Canon 11-24mm f/4 L
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Sample Image Files (more throughout the review) top
At 11mm, it can be hand-held at very slow speeds.
Know why you need 11mm? Because a lens this wide makes small homes look huge. In this shot, the dark door was only 11 feet (3.3m) away! You can see almost straight up and straight down. See the plant and chandelier? They're less than five feet (1.5m) away!
It's just as sharp wide-open (focus on plant in foreground). Even wide-open, the rug on the floor and the light fixture above are super-sharp, and falloff is no problem.
In fact, we usually want some falloff with ultra-ultrawides because we want to keep people's eyes in the picture, and not wandering off into the blank corners. In these examples, the wide-open version with uncorrected falloff is a better, more dynamic image.
These are all with NO lens profile; with a lens profile it will be even better and all the falloff goes away!
Here are shots made with the Nikon 13mm f/5.6, Nikon 14-24mm at 14mm, Canon 14mm f/2.8 L and Canon 16-35mm f/4 IS at 16mm for comparison. Click each to download the camera-original file. The Nikons were shot on a D810.
As you can see, no other lens comes close. The Nikon 13mm is almost wide, but even if it was as good, it costs eight times as much.
The Canon 11-24mm f/4 L is an extraordinary advance in lens technology because it's the world's widest ultrawide lens, and because it's super-sharp at every setting. There has never been a lens this wide, and the lenses that came close were much softer in the corners.
This is not a fisheye; straight lines stay straight. What little distortion it has is simple and easy to correct in Photoshop, and it has very little falloff for an ultrawide, so you don't even need to bother to load the latest lens profiles into your camera unless you want to. It has little to no lateral color fringes, so if you don't feel like using a lens profile — or are shooting on 35mm film — your images will still be spectacular.
Another huge advance for a Canon ultra-ultrawide is that it has a 9-bladed diaphragm, so for the first time in Canon history we can get 18-pointed sunstars instead of the bogus 6-pointed sunstars of Canon's 14mm lenses.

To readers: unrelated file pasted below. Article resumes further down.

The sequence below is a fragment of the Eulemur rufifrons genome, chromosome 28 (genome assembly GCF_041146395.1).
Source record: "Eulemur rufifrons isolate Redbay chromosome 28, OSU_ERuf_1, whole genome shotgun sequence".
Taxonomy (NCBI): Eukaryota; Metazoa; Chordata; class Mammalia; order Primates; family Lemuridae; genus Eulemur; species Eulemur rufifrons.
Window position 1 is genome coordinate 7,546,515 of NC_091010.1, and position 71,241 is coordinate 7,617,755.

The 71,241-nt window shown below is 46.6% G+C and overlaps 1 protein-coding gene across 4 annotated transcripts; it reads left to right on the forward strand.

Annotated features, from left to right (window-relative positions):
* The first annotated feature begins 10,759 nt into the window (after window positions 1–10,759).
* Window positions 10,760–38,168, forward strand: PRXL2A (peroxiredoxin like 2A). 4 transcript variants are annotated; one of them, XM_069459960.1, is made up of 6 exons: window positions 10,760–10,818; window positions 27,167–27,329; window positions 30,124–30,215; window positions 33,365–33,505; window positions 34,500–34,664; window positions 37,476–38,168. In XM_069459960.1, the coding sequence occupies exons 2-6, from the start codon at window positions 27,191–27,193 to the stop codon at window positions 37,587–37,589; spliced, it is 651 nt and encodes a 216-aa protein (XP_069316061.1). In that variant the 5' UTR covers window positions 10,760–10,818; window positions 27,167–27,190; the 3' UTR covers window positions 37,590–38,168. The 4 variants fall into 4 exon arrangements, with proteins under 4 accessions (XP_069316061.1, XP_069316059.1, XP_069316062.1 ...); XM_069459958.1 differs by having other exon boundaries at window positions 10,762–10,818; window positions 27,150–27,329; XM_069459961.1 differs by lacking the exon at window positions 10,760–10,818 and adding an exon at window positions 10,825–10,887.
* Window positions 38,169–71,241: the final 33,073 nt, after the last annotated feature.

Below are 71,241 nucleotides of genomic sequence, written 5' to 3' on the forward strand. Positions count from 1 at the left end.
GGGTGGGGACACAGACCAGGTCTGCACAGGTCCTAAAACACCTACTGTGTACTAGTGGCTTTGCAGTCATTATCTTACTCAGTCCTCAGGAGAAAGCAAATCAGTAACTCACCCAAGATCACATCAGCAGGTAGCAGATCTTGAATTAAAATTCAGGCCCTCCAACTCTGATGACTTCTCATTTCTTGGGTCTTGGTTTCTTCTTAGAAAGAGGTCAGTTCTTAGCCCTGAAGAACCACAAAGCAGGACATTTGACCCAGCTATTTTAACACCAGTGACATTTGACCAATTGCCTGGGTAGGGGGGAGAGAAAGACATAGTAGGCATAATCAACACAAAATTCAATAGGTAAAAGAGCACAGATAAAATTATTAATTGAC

This is the world's most advanced ultrawide. Just look at the bizarre shapes of the reflections in the rear and the front three elements to see just how insane are the aspheres Canon is using in this lens. It's like nothing else on Earth.
Considering the incredible expense involved in the three huge and insanely aspherical front elements, I think Canon is losing money on these at $2,999.
This Canon 11-24 is a spectacular lens. It's the best ultra-ultrawide lens I've ever used. This Canon excels over all previous ultra-ultrawides because it's ultrasharp, even wide-open in the corners, and it has very little falloff and it has little distortion.
The most insane thing about this insane lens is how its images are sharp, colorful and contrasty just like a regular lens. The only way to appreciate what a landmark is this lens is if you've used ultra-ultrawides as extensively as I have (I use a Nikon 13mm f/5.6 and Nikon 14-24mm quite a bit), and realize just how fuzzy most ultra-ultrawides are. Canon's 14mm f/2.8 L II is awful, for instance.
If you're a nature, landscape or real estate pro, you need this lens to stay competitive. There is no other lens on Earth that can go this wide, and this lens is sharper than the other lenses that try to go this wide.
This lens is so wide that it can give you perspectives that your amateur competitors cannot get with their 14mm or 16-35mm lenses. This lens gets you even further into the territory that used to require a Nikon 13mm f/5.6, which sells for $24,000 today.
Considering how incomparable is this landmark lens, it's a steal at $2,999 for something of this caliber. Making a lens go to 11mm and cover full-frame involves an insane amount of engineering and manufacturing technology — which is why it's never been done before in the history of optics, especially for a zoom or SLR (retrofocus) lens.
Making a professional zoom that goes to 14mm or shorter is extremely difficult to near impossible. This Canon now leapfrogs every pro zoom and goes all the way to 11 (millimeters). With this lens, Canon has significantly pushed-out the performance envelope for SLR lenses — while Nikon has pretty much sat on its laurels for the past couple of decades in ultra-ultrawides.
This is a very special-purpose lens. For any sort of normal photography, the Canon 16-35mm f/4 IS L is smaller, lighter, takes normal screw-in filters and adds image stabilization — for half the price.
Just move the focus ring at any time for instant manual-focus override.
This lens is for the truly afflicted who really want to shoot wider than 16mm. Very few people know how to use ultra-wideangle lenses; ultra-ultra wides are the most difficult lenses to use well because they are the most sensitive to your position in three-dimensional space, and require you to get closer to your subject than most people ever do.
The most legitimate use of this lens is for real estate because it makes properties, both interior and exterior, look many times bigger than they actually are. If you shoot listings, I'm sure you already have yours on order.
The Canon EF 11-24mm f/4 L is so wide at 11mm that it's seeing you out the side! enlarge.
Behold The New King
For nearly 40 years since 1976, the Nikon 13mm f/5.6 was the world's widest professional SLR lens. This Canon now goes far wider, and it's faster, sharper and far less expensive.
Likewise, the Canon 50mm f/1.0 L has been (and still is) the world's fastest SLR lens; Canon's unsurpassed super-lens that you can use every day.
This Canon 11-24mm now inherits the lofty seats of each. It neatly replaces the Nikon 13mm with wider and better performance, and also is the direct inheritor of the 50/1's reputation as The Eye of the Professional: a lens so advanced that nothing else compares.